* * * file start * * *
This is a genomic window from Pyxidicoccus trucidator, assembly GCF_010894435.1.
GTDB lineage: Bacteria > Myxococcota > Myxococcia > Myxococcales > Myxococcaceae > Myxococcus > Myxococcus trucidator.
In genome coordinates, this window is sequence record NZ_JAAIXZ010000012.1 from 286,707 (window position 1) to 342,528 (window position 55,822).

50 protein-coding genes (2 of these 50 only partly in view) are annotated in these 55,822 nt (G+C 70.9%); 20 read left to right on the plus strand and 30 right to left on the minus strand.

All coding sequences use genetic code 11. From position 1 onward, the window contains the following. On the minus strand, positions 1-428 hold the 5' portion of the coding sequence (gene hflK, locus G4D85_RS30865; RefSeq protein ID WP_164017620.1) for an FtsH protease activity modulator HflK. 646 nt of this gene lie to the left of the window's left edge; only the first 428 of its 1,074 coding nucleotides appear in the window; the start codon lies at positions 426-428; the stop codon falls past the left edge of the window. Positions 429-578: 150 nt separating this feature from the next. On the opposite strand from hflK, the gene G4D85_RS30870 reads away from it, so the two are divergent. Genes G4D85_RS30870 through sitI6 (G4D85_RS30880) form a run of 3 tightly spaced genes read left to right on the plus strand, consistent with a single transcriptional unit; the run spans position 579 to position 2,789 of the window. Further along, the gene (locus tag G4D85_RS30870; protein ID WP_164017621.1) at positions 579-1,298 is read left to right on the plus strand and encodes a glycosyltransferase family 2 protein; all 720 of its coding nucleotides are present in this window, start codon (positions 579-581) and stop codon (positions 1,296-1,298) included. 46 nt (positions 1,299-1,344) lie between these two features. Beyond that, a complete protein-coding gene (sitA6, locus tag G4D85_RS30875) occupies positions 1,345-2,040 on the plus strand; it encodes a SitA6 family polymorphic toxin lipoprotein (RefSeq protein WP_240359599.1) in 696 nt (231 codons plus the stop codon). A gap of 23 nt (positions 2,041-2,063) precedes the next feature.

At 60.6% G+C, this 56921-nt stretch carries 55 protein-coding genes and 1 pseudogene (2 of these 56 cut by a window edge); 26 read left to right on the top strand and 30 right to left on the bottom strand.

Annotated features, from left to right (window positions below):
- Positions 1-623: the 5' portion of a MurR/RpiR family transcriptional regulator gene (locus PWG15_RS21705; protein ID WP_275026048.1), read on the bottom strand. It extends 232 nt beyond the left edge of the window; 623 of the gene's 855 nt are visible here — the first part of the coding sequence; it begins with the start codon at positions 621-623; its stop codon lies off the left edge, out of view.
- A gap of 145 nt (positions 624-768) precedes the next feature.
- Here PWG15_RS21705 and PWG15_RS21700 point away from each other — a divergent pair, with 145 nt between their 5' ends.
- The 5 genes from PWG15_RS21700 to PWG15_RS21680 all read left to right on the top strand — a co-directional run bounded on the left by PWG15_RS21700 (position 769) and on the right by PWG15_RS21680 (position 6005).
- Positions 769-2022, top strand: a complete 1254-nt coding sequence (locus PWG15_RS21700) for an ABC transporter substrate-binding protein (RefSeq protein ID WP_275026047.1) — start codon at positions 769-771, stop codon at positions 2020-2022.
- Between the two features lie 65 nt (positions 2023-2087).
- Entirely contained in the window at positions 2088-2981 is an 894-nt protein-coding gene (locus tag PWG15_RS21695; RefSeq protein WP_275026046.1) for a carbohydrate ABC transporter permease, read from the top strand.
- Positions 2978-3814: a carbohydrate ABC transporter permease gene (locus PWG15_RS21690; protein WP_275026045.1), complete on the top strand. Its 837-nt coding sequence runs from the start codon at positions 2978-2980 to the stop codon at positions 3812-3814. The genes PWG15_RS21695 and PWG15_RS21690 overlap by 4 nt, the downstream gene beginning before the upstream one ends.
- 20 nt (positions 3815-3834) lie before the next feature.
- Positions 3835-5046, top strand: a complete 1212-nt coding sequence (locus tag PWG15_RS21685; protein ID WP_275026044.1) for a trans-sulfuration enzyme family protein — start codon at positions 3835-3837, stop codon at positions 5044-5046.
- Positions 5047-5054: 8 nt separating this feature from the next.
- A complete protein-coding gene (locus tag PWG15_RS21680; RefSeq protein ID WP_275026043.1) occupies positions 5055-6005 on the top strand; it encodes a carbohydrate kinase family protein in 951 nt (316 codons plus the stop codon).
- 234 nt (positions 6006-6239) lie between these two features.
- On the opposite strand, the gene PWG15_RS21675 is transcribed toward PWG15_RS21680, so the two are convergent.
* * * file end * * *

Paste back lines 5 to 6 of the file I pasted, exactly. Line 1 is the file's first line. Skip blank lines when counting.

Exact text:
All coding sequences use genetic code 11. From position 1 onward, the window contains the following. On the minus strand, positions 1-428 hold the 5' portion of the coding sequence (gene hflK, locus G4D85_RS30865; RefSeq protein ID WP_164017620.1) for an FtsH protease activity modulator HflK. 646 nt of this gene lie to the left of the window's left edge; only the first 428 of its 1,074 coding nucleotides appear in the window; the start codon lies at positions 426-428; the stop codon falls past the left edge of the window. Positions 429-578: 150 nt separating this feature from the next. On the opposite strand from hflK, the gene G4D85_RS30870 reads away from it, so the two are divergent. Genes G4D85_RS30870 through sitI6 (G4D85_RS30880) form a run of 3 tightly spaced genes read left to right on the plus strand, consistent with a single transcriptional unit; the run spans position 579 to position 2,789 of the window. Further along, the gene (locus tag G4D85_RS30870; protein ID WP_164017621.1) at positions 579-1,298 is read left to right on the plus strand and encodes a glycosyltransferase family 2 protein; all 720 of its coding nucleotides are present in this window, start codon (positions 579-581) and stop codon (positions 1,296-1,298) included. 46 nt (positions 1,299-1,344) lie between these two features. Beyond that, a complete protein-coding gene (sitA6, locus tag G4D85_RS30875) occupies positions 1,345-2,040 on the plus strand; it encodes a SitA6 family polymorphic toxin lipoprotein (RefSeq protein WP_240359599.1) in 696 nt (231 codons plus the stop codon). A gap of 23 nt (positions 2,041-2,063) precedes the next feature.

At 60.6% G+C, this 56921-nt stretch carries 55 protein-coding genes and 1 pseudogene (2 of these 56 cut by a window edge); 26 read left to right on the top strand and 30 right to left on the bottom strand.